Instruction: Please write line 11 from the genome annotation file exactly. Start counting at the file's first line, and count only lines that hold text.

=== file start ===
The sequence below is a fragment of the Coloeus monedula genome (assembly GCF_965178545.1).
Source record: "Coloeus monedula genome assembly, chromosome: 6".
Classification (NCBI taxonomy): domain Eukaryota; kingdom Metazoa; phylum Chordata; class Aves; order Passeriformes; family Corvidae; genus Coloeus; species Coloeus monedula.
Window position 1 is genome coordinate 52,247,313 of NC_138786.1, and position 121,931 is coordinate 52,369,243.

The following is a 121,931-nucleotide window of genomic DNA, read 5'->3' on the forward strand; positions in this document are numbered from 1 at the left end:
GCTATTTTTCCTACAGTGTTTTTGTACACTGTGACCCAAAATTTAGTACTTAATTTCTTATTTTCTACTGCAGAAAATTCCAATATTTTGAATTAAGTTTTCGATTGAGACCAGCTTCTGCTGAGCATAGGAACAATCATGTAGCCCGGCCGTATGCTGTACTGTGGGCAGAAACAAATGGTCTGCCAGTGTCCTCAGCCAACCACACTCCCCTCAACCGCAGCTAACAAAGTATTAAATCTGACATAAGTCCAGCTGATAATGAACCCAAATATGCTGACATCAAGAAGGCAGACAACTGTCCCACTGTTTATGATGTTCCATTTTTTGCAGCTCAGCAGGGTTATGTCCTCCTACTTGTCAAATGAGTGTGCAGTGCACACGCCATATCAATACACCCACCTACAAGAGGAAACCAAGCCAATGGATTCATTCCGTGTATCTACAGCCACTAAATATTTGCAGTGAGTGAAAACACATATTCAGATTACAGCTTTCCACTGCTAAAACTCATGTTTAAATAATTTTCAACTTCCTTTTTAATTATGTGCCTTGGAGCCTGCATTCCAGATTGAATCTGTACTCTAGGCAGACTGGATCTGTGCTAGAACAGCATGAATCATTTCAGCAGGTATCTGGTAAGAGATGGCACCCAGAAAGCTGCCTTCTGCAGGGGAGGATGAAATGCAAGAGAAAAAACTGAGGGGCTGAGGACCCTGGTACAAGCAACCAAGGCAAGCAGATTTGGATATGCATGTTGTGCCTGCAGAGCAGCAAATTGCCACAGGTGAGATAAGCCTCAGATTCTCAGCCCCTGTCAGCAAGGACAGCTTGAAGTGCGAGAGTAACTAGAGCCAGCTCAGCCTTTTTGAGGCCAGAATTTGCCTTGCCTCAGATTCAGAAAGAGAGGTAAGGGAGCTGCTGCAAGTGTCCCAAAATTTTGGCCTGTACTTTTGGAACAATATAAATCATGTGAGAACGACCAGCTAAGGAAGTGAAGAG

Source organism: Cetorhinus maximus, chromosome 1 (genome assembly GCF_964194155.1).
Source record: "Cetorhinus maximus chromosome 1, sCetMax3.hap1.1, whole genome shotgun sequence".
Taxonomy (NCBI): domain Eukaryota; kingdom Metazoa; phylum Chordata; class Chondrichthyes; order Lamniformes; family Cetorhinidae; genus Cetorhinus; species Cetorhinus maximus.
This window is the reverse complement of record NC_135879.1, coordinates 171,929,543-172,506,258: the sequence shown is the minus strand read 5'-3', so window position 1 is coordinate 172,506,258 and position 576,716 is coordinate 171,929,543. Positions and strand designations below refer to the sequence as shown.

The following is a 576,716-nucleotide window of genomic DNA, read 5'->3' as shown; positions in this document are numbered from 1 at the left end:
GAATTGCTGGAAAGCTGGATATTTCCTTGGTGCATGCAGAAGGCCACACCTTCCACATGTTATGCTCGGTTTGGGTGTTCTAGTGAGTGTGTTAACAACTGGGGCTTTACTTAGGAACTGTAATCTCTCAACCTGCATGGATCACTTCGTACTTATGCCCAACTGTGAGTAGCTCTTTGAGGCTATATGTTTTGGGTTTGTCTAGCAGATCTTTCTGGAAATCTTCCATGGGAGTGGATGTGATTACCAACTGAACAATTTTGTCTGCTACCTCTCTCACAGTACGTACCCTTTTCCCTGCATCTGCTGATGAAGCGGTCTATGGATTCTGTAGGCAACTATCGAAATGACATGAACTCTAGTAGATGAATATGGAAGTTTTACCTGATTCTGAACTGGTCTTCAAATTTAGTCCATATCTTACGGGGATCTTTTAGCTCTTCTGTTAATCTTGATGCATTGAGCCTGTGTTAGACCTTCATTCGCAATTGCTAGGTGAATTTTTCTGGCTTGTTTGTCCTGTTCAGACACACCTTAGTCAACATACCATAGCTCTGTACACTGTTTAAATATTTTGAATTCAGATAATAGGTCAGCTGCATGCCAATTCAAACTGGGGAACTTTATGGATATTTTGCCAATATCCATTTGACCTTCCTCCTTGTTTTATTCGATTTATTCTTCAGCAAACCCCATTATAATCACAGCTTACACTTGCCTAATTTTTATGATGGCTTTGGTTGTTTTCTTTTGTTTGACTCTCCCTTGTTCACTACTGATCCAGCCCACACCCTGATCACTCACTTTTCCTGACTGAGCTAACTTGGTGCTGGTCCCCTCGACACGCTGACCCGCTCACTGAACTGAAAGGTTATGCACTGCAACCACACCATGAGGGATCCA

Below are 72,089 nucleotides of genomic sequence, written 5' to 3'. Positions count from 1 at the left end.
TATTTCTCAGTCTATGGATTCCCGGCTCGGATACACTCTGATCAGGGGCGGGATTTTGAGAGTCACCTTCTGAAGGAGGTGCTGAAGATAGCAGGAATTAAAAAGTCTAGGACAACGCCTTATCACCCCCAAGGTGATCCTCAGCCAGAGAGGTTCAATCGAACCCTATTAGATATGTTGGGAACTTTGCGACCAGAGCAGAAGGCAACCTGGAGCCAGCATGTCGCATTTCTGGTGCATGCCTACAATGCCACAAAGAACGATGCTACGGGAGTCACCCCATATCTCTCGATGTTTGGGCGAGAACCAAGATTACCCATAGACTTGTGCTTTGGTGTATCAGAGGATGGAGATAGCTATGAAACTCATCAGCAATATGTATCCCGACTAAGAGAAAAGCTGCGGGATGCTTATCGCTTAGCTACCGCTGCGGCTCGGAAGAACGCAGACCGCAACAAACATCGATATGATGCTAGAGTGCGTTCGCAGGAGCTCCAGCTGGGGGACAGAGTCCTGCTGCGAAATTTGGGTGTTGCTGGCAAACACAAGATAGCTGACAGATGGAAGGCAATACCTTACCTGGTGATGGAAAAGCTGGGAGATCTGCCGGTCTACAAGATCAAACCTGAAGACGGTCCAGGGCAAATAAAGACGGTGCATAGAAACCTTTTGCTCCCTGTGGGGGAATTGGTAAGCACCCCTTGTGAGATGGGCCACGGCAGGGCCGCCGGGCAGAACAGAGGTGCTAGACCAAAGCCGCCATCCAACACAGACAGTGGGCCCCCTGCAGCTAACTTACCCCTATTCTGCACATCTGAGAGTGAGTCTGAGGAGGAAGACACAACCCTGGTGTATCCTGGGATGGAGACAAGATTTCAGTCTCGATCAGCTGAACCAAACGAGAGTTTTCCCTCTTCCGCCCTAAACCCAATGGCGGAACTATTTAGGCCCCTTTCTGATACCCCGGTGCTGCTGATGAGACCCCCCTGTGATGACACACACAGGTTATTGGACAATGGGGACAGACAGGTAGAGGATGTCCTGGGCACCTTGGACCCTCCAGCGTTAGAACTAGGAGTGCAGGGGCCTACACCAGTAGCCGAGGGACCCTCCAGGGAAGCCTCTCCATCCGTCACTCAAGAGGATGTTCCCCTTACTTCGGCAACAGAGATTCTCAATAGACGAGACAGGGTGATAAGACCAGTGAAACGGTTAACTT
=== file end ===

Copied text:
The following is a 576,716-nucleotide window of genomic DNA, read 5'->3' as shown; positions in this document are numbered from 1 at the left end: